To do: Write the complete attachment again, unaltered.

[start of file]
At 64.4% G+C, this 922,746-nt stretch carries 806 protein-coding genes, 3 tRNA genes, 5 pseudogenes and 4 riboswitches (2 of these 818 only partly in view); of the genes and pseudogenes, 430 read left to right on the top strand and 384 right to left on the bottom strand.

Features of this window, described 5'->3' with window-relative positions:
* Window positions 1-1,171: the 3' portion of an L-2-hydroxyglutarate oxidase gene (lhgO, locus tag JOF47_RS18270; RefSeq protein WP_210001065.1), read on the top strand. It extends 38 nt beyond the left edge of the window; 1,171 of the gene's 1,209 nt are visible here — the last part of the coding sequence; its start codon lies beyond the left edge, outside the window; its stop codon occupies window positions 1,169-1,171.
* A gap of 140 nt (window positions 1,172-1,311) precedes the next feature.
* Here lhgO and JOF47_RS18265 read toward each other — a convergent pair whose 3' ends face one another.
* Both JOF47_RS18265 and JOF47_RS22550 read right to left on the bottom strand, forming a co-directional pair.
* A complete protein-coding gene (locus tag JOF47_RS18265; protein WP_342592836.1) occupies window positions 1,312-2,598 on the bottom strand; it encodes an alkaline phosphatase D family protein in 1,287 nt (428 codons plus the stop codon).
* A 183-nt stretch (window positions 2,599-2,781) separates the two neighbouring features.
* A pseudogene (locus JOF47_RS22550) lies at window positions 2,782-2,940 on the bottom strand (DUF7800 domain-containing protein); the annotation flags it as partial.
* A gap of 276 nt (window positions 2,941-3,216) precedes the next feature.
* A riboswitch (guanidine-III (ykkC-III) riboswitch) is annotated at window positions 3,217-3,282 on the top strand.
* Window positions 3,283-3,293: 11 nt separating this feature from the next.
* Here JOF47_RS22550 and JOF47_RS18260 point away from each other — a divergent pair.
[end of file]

At 64.4% G+C, this 922,746-nt stretch carries 806 protein-coding genes, 3 tRNA genes, 5 pseudogenes and 4 riboswitches (2 of these 818 only partly in view); of the genes and pseudogenes, 430 read left to right on the top strand and 384 right to left on the bottom strand.

Features of this window, described 5'->3' with window-relative positions:
* Window positions 1-1,171: the 3' portion of an L-2-hydroxyglutarate oxidase gene (lhgO, locus tag JOF47_RS18270; RefSeq protein WP_210001065.1), read on the top strand. It extends 38 nt beyond the left edge of the window; 1,171 of the gene's 1,209 nt are visible here — the last part of the coding sequence; its start codon lies beyond the left edge, outside the window; its stop codon occupies window positions 1,169-1,171.
* A gap of 140 nt (window positions 1,172-1,311) precedes the next feature.
* Here lhgO and JOF47_RS18265 read toward each other — a convergent pair whose 3' ends face one another.
* Both JOF47_RS18265 and JOF47_RS22550 read right to left on the bottom strand, forming a co-directional pair.
* A complete protein-coding gene (locus tag JOF47_RS18265; protein WP_342592836.1) occupies window positions 1,312-2,598 on the bottom strand; it encodes an alkaline phosphatase D family protein in 1,287 nt (428 codons plus the stop codon).
* A 183-nt stretch (window positions 2,599-2,781) separates the two neighbouring features.
* A pseudogene (locus JOF47_RS22550) lies at window positions 2,782-2,940 on the bottom strand (DUF7800 domain-containing protein); the annotation flags it as partial.
* A gap of 276 nt (window positions 2,941-3,216) precedes the next feature.
* A riboswitch (guanidine-III (ykkC-III) riboswitch) is annotated at window positions 3,217-3,282 on the top strand.
* Window positions 3,283-3,293: 11 nt separating this feature from the next.
* Here JOF47_RS22550 and JOF47_RS18260 point away from each other — a divergent pair.